The Sony Alpha 7 III makes an all-round good impression. It combines a high-quality, solid workmanship with good ergonomics, only the many menu items (especially the abbreviations) may take a little getting used to. The technical equipment is more than worthy. The Alpha 7 III is reaction-friendly and shoots very fast image series, even high ISO sensitivities are no problem. The enormous buffer memory hides the bottleneck of the memory card interface a little, but to be able to take 12 to 15 seconds at ten frames per second including focus tracking should really satisfy most photographers, even if the camera is a bit busy saving JPEG after that. After all, one can still continue to photograph. Image quality is extremely high over a wide sensitivity range. Thanks to the offensive image processing of the JPEGs, which require no further image processing, the resolution is also surprisingly high, not least thanks to the good Sony FE 24-105 mm F4 G OSS (SEL24105G). The best image quality for the highest demands is obtained in the range from ISO 100 to ISO 800 with ISO 1.600 as “reserve”, good to very good is the image quality but up to ISO 6.400 with ISO 12.800 as “reserve”. However, despite all the technology, the limits of the image sensor and image processing are evident above and below ISO 25.600. In situations with extremely little light, the Sony Alpha 7 III is also best equipped with a fast fixed focal length.

All in all, the Sony Alpha 7 III achieves an extremely high image quality over a wide sensitivity range. Sony relies on an offensive image processing of the JPEGs, which do not require any further image processing. They are well sharpened and show high contrasts, the colors remain thereby close to the original and are only discreetly “shifted” for a beautiful picture impression. The resolution is very high together with the Sony FE 24-105 mm F4 G OSS (SEL24105G), the digital correction of the optical errors shows practically no negative effects and is thus to be evaluated as advantageous. You can even dimm down to F11 or F16 without any problems and without losing any resolution.

Fact sheet

Fact sheet
Manufacturer Sony
Model Alpha 7 III
Sensor CMOS 35mm 36.0 x 24.0 mm (Crop factor 1.0
)25.3 Megapixels (physical)
24.2 Megapixels (effective)
Pixel pitch 6,0 µm
Resolution (max.) 6.000 x 3.376 (16:9)
Video (max.) 3.840 x 2.160 30p
Lens Sony FE 200-600 mm F5.6-6.3 G OSS (SEL200600G) (zoom lens), Sony FE 24-105 mm F4 G OSS (SEL24105G) (zoom lens)
Video viewfinder EVF, 100 % field coverage, 2,359,296 pixels resolution, 0.78x magnification (sensor related), 0.78x magnification (KB equivalent), diopter compensation (-4.0 to 3.0 dpt)
Monitor 3.0″ (7.5 cm)
Disbandment 921.600 pixels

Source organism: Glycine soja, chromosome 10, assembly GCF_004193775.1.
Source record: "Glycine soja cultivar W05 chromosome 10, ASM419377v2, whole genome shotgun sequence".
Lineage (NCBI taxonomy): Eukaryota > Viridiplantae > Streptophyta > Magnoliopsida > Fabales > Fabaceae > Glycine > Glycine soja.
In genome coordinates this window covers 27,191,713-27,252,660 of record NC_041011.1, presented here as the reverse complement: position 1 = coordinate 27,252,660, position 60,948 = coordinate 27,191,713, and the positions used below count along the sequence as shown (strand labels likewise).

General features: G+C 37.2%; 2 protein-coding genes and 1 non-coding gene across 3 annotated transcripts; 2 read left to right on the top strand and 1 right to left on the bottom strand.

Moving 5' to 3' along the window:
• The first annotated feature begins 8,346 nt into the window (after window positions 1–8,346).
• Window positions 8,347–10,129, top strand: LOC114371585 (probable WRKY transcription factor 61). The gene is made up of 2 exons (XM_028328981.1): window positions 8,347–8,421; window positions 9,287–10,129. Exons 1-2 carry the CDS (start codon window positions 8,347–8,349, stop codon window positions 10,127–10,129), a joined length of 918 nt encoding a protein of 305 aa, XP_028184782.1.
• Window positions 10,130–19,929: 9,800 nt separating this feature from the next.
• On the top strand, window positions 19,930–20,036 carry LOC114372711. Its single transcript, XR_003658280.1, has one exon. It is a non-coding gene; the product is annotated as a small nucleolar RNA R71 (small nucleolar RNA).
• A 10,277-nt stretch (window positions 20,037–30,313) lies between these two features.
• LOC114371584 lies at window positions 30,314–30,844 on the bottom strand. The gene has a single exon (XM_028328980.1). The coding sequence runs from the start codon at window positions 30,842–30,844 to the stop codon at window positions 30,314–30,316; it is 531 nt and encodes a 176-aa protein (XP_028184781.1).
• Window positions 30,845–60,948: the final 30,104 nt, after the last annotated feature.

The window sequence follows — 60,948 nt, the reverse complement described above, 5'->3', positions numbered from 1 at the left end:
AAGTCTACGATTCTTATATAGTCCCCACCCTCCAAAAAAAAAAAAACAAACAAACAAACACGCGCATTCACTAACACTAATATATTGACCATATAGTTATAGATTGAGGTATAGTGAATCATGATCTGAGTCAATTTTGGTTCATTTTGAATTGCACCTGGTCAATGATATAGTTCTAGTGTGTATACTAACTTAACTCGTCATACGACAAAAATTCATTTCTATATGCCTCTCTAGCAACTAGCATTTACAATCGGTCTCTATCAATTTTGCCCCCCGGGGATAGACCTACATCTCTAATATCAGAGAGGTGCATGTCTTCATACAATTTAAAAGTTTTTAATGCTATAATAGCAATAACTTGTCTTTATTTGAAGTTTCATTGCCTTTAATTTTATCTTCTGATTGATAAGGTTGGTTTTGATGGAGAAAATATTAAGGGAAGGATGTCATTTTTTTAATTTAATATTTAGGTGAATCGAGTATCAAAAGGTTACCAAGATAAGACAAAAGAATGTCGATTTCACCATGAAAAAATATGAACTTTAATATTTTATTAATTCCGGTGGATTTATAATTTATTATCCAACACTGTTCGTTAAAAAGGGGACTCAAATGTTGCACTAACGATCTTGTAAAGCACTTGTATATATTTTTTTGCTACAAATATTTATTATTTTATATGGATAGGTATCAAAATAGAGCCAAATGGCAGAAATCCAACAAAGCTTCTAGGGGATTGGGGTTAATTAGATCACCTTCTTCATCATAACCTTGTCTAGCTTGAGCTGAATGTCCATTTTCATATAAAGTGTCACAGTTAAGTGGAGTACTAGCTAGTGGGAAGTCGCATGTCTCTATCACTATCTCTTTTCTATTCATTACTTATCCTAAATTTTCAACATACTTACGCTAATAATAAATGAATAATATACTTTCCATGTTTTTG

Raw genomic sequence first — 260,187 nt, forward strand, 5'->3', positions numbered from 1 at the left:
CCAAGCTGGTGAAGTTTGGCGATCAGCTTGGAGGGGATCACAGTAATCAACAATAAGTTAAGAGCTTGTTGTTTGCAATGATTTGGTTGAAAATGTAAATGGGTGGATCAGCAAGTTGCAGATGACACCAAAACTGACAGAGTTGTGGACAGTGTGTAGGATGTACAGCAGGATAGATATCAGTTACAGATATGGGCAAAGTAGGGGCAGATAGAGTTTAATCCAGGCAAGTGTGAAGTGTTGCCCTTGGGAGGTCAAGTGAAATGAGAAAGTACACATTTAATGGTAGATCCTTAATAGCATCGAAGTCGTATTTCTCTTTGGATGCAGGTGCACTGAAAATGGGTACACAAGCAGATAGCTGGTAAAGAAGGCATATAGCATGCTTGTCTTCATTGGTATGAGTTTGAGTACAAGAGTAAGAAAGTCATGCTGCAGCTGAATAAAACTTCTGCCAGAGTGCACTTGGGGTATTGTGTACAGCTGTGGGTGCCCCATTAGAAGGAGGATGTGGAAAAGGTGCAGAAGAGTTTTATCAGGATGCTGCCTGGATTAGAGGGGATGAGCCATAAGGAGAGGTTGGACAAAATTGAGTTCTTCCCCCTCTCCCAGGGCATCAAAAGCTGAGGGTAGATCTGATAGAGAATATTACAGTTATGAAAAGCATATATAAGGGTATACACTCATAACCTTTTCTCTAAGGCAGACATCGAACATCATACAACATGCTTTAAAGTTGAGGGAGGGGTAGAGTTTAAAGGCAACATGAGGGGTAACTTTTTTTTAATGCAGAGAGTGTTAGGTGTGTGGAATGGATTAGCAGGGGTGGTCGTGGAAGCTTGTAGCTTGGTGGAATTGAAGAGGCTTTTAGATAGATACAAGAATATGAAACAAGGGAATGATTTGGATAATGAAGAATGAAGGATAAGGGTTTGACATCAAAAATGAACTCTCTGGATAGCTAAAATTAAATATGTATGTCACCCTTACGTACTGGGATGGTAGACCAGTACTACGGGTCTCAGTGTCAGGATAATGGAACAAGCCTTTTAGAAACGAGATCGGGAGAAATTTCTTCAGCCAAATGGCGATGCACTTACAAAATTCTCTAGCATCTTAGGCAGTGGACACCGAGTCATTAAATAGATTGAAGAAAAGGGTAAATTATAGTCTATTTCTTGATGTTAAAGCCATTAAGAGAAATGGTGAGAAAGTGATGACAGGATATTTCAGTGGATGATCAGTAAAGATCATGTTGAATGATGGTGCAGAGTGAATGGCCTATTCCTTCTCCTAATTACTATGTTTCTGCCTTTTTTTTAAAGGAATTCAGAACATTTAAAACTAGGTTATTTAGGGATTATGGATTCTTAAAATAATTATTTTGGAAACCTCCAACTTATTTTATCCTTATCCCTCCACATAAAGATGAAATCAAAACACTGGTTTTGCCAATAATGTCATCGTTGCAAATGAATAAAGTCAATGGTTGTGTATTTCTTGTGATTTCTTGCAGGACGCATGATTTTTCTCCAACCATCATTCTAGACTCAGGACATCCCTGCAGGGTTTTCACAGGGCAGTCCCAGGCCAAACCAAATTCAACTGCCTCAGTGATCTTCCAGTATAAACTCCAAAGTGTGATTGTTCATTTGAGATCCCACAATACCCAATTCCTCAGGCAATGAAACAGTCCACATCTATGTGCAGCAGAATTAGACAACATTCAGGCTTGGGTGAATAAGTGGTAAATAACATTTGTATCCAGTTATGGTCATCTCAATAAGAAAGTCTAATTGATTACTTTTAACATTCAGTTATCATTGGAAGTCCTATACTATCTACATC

tiltable yes
rotatable
swivelling
Touchscreen yes
AV connector HDMI Output Micro (Type D)
Fully automatic yes
Automatic motif control
Motif programmes 7
Program automation yes
Program shift yes
Aperture priority yes
Aperture priority yes
Manual yes
Bulb long time exposure yes
HDR function yes
Panorama function no
Exposure metering Matrix/multi-field measurement (1,200 fields), center-weighted integral measurement, spot measurement
fastest shutter speed 1/8.000 s
Lightning bolt
Synchronous time 1/250 s
Flash connection Hot shoe: Sony Multi Interface, standard centre contact
WLAN yes
NFC yes
GPS external, permanent smartphone connection
Remote release yes, cable trigger, Bluetooth trigger, remote control via Smartphone/Tablet
Interval shooting
Storage medium
SD (SDHC, SDXC, UHS I, UHS II)
Slot 2
Memory Stick (Duo, Duo Pro)
SD (SDHC, SDXC, UHS I)
Sensitivity
automatic ISO 100-51.200
manually ISO 50-204.800
White balance
automatic yes
manual measurement yes
Kelvin input yes
Fine correction yes
Autofocus yes
Number of measuring fields 693425
Contrast sensors
Speed 0,38 s
AF auxiliary light LED
Dimensions (mm) 127 x 96 x 74 mm
Weight (ready for operation) 658 g (housing only
)1.319 g (with lens)
Tripod socket in optical axis
Zoom
Zoom adjustment manual on lens
Battery life 710 images (according to CIPA standard)
– = “not applicable” or “not available”

Short evaluation

Pros

  • Compact, robust, ergonomic housing
  • Very good image quality up to ISO 6,400
  • High continuous shooting rate paired with fast autofocus and large buffer memory
  • Long (currently best in class) battery life
  • Wide range of lenses

Cons

  • Exposure correction wheel too exposed and easily adjustable
  • Menu interspersed with incomprehensible abbreviations
  • Relatively slow write rate despite UHS II

Sony Alpha 7 III Datasheet

Electronics

Sensor CMOS sensor 35mm 36.0 x 24.0 mm (crop factor 1.0
)25.3 megapixels (physical) and 24.2 megapixels (effective)
Pixel pitch 6,0 µm
Photo resolution
6.000 x 3.376 pixels (16:9)
4.240 x 2.832 pixels (3:2)
3.936 x 2.624 pixels (3:2)
3.936 x 2.216 pixels (16:9)
3.008 x 2.000 pixels (3:2)
3.008 x 1.688 pixels (16:9)
1.968 x 1.312 pixels (3:2)
1.968 x 1.112 pixels (16:9)
Picture formats JPG, RAW
Colour depth 24 bits (8 bits per color channel), 42 bits (14 bits per color channel)
Metadata Exif (version 2.3), DCF standard (version 2.0)
Video resolution
3.840 x 2.160 (16:9) 30 p
3.840 x 2.160 (16:9) 25 p
3.840 x 2.160 (16:9) 24 p
1.920 x 1.080 (16:9) 120 p
1.920 x 1.080 (16:9) 100 p
1.920 x 1.080 (16:9) 60 i
1.920 x 1.080 (16:9) 60 p
1.920 x 1.080 (16:9) 50 i
1.920 x 1.080 (16:9) 50 p
1.920 x 1.080 (16:9) 24 p
1.440 x 1.080 (4:3) 30 p
1.440 x 1.080 (4:3) 25 p
1.440 x 1.080 (4:3) 25 p
Maximum recording time 29 min
HDR video yes
Video format
XAVC S (Codec H.264)
AVCHD (Codec H.264)
MP4 (Codec H.264)
Audio format (video) PCM

Lens

Lens mount
Sony E

Focusing

Autofocus mode Phase comparison autofocus with 693 sensors, autofocus working range from -3 EV to 20 EV, contrast autofocus with 425 measuring fields
Autofocus Functions Single Auto Focus, Continuous Auto Focus, Tracking Auto Focus, Manual, AFL Function, AF Assist Light (LED), Focus Peaking, Focus Magnifier (12x)
Focus control Depth of field control, Live View

Viewfinder and Monitor

Monitor 3.0″ (7.5 cm) TFT LCD monitor with 921,600 pixels, brightness adjustable, inclinable 107° up and 41° down, with touch screen
Video viewfinder Video viewfinder (100 % field coverage) with 2,359,296 pixels, 0.78x magnification factor, diopter compensation (-4.0 to 3.0 dpt)

Exposure